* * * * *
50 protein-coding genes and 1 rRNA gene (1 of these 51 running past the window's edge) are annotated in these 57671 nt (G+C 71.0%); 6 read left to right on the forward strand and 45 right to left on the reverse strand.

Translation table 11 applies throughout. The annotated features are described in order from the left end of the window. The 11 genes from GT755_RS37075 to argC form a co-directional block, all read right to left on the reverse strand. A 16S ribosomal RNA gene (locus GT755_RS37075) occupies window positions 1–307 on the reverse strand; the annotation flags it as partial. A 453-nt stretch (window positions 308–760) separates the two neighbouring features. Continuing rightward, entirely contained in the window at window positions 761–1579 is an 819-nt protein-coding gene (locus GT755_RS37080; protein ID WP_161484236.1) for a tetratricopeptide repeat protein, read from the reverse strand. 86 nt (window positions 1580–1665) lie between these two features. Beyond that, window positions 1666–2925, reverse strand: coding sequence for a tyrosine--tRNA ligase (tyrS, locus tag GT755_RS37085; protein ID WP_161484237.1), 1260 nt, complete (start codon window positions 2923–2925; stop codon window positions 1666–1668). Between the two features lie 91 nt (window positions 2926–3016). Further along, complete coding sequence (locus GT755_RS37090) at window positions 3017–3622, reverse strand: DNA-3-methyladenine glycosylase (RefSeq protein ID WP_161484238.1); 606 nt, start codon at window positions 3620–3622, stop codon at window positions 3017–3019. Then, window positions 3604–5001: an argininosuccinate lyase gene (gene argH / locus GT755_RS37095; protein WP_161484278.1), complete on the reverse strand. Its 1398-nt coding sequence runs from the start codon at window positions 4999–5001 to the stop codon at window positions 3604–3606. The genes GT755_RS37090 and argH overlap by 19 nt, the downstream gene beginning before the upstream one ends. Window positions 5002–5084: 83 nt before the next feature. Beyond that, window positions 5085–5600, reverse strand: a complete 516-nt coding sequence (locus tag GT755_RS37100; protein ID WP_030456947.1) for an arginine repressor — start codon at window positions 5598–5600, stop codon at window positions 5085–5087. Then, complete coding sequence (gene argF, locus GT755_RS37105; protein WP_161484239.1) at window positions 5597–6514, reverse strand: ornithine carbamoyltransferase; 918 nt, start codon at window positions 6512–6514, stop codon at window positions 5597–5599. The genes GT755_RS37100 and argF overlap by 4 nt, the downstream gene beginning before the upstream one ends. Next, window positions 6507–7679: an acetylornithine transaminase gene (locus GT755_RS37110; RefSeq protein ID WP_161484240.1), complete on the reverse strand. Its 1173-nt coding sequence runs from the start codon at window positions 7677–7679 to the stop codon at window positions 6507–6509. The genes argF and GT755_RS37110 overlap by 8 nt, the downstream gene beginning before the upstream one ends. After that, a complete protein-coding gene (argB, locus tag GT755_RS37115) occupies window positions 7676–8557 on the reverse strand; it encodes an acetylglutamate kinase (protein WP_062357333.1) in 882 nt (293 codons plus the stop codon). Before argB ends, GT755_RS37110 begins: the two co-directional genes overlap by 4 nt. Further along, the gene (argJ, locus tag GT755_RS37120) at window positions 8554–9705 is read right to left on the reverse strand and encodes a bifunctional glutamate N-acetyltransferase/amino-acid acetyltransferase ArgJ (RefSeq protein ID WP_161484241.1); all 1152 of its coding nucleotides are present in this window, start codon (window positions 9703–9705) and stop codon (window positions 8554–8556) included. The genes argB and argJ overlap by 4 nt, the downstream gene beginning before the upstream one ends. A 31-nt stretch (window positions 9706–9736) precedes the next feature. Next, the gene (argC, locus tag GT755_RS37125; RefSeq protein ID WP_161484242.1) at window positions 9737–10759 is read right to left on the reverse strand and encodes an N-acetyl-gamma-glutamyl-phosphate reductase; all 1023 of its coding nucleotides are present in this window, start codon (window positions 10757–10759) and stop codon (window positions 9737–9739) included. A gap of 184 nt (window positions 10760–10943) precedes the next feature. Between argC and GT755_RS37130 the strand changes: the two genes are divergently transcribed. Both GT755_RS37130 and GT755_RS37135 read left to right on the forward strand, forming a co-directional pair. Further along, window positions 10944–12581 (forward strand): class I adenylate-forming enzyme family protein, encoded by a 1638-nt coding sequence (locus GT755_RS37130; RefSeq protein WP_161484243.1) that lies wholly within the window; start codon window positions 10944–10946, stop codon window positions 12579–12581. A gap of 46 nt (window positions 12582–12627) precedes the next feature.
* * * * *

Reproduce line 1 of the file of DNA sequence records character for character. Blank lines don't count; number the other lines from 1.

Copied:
50 protein-coding genes and 1 rRNA gene (1 of these 51 running past the window's edge) are annotated in these 57671 nt (G+C 71.0%); 6 read left to right on the forward strand and 45 right to left on the reverse strand.